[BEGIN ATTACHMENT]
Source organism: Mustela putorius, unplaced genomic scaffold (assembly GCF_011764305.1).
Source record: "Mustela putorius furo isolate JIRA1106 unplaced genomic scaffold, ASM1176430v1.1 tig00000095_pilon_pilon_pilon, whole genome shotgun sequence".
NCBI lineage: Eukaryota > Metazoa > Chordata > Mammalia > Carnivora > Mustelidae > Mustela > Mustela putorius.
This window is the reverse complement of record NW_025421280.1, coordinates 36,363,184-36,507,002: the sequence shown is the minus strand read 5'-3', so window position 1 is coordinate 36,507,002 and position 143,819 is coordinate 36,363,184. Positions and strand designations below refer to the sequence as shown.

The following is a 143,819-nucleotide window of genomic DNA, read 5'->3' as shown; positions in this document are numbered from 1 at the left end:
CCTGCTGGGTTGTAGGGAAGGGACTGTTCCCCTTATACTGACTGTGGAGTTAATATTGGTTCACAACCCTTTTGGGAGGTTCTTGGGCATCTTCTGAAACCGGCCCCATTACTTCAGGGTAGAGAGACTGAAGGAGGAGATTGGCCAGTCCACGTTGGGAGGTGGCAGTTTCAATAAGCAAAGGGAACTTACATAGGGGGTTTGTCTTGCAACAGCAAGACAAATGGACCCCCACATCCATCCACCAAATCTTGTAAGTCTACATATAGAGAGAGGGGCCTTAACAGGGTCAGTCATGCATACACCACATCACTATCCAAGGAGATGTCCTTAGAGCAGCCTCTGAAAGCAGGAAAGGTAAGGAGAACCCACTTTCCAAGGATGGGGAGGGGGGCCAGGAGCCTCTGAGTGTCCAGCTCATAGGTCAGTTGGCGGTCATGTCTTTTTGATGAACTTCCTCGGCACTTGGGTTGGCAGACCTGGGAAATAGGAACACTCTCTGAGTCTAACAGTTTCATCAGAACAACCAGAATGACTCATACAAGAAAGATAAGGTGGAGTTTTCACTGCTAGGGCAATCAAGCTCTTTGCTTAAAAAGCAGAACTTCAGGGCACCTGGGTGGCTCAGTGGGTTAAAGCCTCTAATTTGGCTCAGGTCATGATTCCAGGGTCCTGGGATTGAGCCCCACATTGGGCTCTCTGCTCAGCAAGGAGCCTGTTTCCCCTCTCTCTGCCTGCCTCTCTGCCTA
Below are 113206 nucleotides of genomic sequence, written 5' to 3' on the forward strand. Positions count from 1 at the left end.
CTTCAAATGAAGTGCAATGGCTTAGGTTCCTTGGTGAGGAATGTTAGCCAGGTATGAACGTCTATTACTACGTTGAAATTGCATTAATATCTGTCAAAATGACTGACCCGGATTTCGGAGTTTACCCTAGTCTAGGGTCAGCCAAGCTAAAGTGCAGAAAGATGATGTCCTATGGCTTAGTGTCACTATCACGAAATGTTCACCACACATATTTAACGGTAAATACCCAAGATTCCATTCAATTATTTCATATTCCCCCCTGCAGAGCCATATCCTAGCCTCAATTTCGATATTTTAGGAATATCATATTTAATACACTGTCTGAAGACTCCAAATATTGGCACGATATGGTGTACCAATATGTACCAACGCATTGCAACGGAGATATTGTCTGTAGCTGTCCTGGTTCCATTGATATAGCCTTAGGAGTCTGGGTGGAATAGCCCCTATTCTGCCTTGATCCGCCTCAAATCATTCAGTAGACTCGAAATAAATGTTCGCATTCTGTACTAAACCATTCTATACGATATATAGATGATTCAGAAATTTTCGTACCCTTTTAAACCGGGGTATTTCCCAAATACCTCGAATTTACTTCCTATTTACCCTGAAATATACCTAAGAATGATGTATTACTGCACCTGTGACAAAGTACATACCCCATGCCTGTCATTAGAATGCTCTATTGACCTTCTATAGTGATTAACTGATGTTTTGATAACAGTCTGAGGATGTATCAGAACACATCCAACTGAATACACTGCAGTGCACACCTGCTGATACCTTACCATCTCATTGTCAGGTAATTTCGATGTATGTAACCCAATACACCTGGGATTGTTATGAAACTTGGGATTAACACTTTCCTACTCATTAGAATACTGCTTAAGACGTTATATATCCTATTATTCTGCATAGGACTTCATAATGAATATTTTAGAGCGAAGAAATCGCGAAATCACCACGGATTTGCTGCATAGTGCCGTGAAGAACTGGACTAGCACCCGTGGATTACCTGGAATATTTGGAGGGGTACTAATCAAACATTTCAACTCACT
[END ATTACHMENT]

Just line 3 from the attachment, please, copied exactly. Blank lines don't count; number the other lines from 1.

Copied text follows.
NCBI lineage: Eukaryota > Metazoa > Chordata > Mammalia > Carnivora > Mustelidae > Mustela > Mustela putorius.